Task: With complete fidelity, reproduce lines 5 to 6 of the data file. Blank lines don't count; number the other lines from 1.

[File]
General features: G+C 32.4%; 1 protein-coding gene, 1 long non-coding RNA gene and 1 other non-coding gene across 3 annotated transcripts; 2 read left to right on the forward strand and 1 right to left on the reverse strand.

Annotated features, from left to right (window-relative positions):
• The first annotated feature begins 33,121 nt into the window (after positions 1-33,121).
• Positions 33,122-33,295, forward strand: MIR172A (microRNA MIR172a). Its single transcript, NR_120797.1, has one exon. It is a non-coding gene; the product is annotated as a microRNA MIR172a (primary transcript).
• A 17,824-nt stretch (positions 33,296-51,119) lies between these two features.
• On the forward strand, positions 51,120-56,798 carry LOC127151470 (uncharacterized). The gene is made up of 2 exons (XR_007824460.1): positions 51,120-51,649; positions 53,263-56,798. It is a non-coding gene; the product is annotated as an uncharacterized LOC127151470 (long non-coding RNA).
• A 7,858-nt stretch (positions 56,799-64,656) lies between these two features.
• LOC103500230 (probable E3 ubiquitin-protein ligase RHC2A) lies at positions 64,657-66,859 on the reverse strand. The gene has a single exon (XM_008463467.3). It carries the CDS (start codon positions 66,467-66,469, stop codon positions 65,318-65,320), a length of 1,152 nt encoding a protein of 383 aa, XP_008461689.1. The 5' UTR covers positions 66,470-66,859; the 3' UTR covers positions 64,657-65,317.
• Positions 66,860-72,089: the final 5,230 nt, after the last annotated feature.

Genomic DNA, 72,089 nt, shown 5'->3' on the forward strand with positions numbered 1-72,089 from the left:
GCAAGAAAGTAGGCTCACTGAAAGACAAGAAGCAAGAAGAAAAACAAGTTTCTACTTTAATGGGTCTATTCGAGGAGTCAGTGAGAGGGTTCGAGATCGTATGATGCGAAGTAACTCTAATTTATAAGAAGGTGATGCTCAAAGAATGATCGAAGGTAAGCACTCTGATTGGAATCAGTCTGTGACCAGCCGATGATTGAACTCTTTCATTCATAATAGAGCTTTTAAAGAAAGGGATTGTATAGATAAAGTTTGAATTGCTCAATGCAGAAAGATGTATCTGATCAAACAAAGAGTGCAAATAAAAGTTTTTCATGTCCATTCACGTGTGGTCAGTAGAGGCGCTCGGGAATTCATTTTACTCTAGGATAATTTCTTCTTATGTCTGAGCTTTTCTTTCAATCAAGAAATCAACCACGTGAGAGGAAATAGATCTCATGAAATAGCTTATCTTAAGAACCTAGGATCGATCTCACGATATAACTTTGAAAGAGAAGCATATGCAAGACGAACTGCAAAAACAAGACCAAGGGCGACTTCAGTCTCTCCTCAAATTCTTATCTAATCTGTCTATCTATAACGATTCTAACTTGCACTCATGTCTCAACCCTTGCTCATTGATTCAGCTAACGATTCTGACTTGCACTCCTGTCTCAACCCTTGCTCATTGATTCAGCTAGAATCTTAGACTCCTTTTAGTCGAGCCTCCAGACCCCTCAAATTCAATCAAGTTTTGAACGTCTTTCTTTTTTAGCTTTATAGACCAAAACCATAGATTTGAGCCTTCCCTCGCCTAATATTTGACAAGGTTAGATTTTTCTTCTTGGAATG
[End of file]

• A 17,824-nt stretch (positions 33,296-51,119) lies between these two features.
• On the forward strand, positions 51,120-56,798 carry LOC127151470 (uncharacterized). The gene is made up of 2 exons (XR_007824460.1): positions 51,120-51,649; positions 53,263-56,798. It is a non-coding gene; the product is annotated as an uncharacterized LOC127151470 (long non-coding RNA).